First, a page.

Affidavit alleges $400K payment to Zion Williamson, stepfather before he played at Duke

Jason Owens
·4 min read

Zion Williamson’s legal saga took a dramatic turn on Thursday when a court document outlined an alleged $400,000 payment to the basketball star and his stepfather before he played at Duke.

Williamson’s legal team countered with claims of fraud and forgery.

The affidavit was filed by attorneys for marketing agent Gina Ford, who is embroiled in a legal battle with the New Orleans Pelicans star seeking $100 million after he left her Prime Marketing Sports to sign with CAA.

Ford has filed several documents seeking to prove that Williamson was never eligible to play at Duke, which would bolster the case for her legal claim. The more alleged dirt that Ford uncovers also theoretically increases the pressure on Williamson to settle.

Affidavit outlines alleged $400K request

Thursday’s affidavit filed in a U.S. District Court in North Carolina is provided by a man named Donald Kreiss, who claims to have provided assistance to Slavko Duric’s Maximum Management Group, described as a small marketing group based in Ontario, Canada.

According to the affidavit, Duric requested help in securing a commitment from Williamson through his stepfather Lee Anderson before Williamson played at Duke. Kreiss claimed that he helped Duric and described the process of the alleged $400,000 payment.

“It was further my understanding that to secure the verbal commitment from Lee Anderson (who was acting on behalf of Zion Williamson and the Zion Williamson family) to have Zion sign with ‘MMG,’ Lee Anderson had demanded, and Duric paid, some $400,000 to Lee Anderson and Chubby Wells,” Kreiss wrote.

“I understood that the $400,000 to Lee Anderson and Chubby Wells was paid in the manner directed by Lee Anderson. My understanding is that Lee Anderson requested the money be wired to a bank in South Carolina, shortly after Zion started school at Duke (and that some may have been in October of 2018).”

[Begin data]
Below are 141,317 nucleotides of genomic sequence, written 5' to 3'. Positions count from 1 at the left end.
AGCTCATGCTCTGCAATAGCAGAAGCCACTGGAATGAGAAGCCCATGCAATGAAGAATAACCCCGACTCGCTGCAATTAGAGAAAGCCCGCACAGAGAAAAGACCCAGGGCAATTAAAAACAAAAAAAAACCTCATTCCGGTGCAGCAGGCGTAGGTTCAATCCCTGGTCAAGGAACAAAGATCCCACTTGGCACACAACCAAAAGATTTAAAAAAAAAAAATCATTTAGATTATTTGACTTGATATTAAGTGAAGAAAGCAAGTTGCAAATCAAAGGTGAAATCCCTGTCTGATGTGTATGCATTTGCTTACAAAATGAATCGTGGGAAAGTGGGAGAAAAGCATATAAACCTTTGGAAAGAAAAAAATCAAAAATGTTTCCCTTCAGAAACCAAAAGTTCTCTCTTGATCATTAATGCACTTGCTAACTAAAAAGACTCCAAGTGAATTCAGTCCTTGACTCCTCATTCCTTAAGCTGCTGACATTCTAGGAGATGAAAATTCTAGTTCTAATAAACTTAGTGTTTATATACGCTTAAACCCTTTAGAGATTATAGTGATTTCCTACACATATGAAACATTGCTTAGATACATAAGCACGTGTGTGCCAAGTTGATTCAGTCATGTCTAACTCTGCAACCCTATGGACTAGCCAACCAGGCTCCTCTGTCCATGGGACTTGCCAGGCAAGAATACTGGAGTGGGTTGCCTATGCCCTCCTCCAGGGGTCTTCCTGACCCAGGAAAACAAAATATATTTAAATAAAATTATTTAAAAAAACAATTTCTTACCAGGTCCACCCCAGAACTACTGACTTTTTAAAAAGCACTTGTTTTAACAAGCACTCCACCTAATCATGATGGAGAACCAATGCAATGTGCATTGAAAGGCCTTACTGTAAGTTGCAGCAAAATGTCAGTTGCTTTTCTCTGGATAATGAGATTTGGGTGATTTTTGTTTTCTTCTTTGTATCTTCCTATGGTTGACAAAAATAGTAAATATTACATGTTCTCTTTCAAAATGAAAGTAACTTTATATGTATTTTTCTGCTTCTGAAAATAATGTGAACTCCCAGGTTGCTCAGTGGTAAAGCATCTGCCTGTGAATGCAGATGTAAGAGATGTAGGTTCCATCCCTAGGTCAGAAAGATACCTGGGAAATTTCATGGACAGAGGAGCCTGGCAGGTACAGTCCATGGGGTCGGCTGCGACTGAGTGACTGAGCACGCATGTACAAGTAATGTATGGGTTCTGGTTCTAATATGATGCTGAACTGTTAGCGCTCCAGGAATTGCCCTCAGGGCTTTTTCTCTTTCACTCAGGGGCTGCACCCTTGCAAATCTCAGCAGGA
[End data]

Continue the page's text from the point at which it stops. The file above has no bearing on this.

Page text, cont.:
Why would this matter to plaintiff?

Had Williamson and his family accepted $400,000 from a marketing group prior to or while playing at Duke, he would not have been eligible.

Williamson left his five-year deal with Ford’s Prime Marketing Sports a month after signing it and shortly before being drafted by the Pelicans in 2019. He sued the agency, claiming that the contract was illegal under North Carolina agent laws in place to protect amateur athletes. Ford’s countersuit against Williamson seeks to prove that he wasn’t eligible to play at Duke to begin with and therefore not protected by the law.

The latest in Zion William's legal woes alleges a six-figure payment from marketing agency in 2018. (AP Photo/Alex Brandon, File)
The latest in Zion William's legal woes alleges a six-figure payment from marketing agency in 2018. (AP Photo/Alex Brandon, File)

Other claims of housing, luxury cars

In June, Ford filed legal documents accusing Williamson’s family of accepting housing provided by a Duke alumnus and three luxury cars while Williamson was at Duke. That filing also sought testimony from Duke basketball coach Mike Krzyzewski.

Zion’s lawyer: ‘Frivolous’ and ‘fraudulent’

Williamson’s attorney Jeffrey S. Klein responded to Thursday’s claims, describing them in a statement to The Athletic’s Daniel Wallach as “frivolous” while calling the documents cited in the claim as “fraudulent.”

“The alleged ‘agreements’ and driver’s license attached to these papers are fraudulent — and neither Mr. Williamson nor his family know these individuals nor had any dealings with them,” the statement reads. “We had previously alerted Ms. Ford’s lawyers to both this fact and that we had previously reported the documents to law enforcement as forgeries, but they chose to go ahead with another frivolous filing anyway.

“This is a desperate and irresponsible attempt to smear Mr. Williamson at the very time he has the opportunity to live his ream of playing professional basketball.”

The documents in question can be seen below. If you look closely at the license you’ll notice that Williamson’s height and weight measurements are transposed.

Williamson, 20, is readying for the resumption of his rookie season with the Pelicans, who are scheduled to play in the NBA’s bubble league at Disney World starting July 31.

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